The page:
Where does our future really lie? May’s deal, no deal or the next really big deal?
Rob Perks is the CEO of Inspire, a company dedicated to helping businesses in the South West maximise their success through business strategy, making the right connections and knowledge sharing.
In the summer of 69, the Japanese Company Busicom sent a message to its suppliers. It wanted to make a powerful new calculator and needed a set of microchips to power it.
Traditionally, the done-thing was to solder together special purpose chips; one to power the display, another to do the calculations, another for the memory and so on.
But one supplier proposed a radical solution – it would make one microchip to do it all.
That Company was INTEL and the microchip was the 4004 micro-processor.
It was the first modern computer and was the launchpad for the IT revolution that has dominated the world ever since.
As many of Europe’s biggest financial firms’ trim staff and brace for Brexit, their emerging competitors are charging full-speed ahead.
Fintech, a broad category encompassing businesses from mobile banks to peer-to-peer lenders, hired aggressively in the first quarter in the UK, Europe’s fintech hub, according to Ollie Sexton, a principal at recruitment consultancy Robert Walters.
That follows a 61 percent increase in new fintech roles in 2018 that made it the fastest-growing part of London’s pre-Brexit economy, according to a report this week from Robert Walters and Vacancysoft, which provides data on recruitment.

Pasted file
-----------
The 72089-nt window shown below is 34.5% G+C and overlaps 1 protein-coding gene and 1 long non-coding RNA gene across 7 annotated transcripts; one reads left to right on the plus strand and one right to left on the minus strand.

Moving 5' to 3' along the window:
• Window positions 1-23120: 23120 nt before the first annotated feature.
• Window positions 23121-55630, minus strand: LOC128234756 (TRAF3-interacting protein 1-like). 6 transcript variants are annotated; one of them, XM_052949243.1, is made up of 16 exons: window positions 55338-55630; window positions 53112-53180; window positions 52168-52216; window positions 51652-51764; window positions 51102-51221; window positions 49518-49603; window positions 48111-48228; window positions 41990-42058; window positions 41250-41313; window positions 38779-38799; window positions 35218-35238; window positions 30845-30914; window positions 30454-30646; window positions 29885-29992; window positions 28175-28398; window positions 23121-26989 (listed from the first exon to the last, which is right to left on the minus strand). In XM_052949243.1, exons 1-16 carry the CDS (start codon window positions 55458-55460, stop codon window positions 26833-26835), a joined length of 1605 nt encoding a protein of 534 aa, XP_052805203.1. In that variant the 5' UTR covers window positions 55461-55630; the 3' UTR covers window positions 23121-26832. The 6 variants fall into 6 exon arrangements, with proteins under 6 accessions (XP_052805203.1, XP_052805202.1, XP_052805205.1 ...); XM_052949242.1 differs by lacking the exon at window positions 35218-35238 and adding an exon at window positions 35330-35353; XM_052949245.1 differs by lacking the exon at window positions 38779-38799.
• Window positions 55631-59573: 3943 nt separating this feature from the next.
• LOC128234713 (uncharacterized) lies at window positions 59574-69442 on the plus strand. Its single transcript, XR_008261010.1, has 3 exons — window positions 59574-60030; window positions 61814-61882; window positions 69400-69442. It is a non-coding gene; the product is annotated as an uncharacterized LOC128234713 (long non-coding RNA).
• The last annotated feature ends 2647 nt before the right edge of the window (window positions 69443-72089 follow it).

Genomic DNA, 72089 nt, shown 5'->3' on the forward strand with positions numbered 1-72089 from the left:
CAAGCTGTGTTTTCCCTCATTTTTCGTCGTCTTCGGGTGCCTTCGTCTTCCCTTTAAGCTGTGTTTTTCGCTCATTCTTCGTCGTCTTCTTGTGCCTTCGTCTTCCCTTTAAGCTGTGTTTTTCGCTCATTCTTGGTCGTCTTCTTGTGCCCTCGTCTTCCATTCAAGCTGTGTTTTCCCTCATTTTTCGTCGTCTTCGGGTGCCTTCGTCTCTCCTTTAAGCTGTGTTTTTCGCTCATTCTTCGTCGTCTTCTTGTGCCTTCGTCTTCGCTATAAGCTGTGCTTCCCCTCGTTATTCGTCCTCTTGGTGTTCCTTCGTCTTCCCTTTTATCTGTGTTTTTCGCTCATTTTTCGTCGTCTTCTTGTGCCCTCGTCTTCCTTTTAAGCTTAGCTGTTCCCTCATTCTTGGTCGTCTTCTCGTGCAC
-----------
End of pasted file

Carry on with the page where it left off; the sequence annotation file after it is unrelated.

That contrasts with industry stalwarts such as Societe Generale SA and Nomura Holdings Inc., which are eliminating thousands of jobs to cut costs.
The growth shows how the hype around the gaggle of upstarts that emerged after the financial crisis promising to reinvent finance is being translated into reality.
“A lot of people are excited about how digitalization will change the financial industry and many fintechs working to that end are experiencing exponential growth,’ said London-based Sexton.
“A large proportion of job seekers and those open to taking new positions are looking to join start-ups experiencing hockey stick growth rather than companies making large-scale redundancies or going through an internal restructure.’’
As economists and analysts are focusing on a global slowdown in the US and Chinese economies, trade wars and the potential breakdown of the EU and Brexit here in the UK, issues which are important to consider, are we in danger of missing the success of a new breed of company vying to take on INTEL’s mantle?
For example, Nvidia, which makes specialised processors, Amphenol which makes specialised connectors and sensors or Broadcom which makes semiconductors.
As the 50th anniversary of that first microprocessor passes, someone you’ve never heard of is about to invent a general-purpose technology for the next half century.
Which will dwarf our seemingly never-ending focus on whether, and how, to leave a trading block called the EU.
Inspire looks to focus on positive innovation, excellence in our leaders and managers which can take us to new heights and beat the gloom that pervades across the economic debate today.
For more information, telephone 01172 034288 or email us via our website www.inspirebiz.co.uk.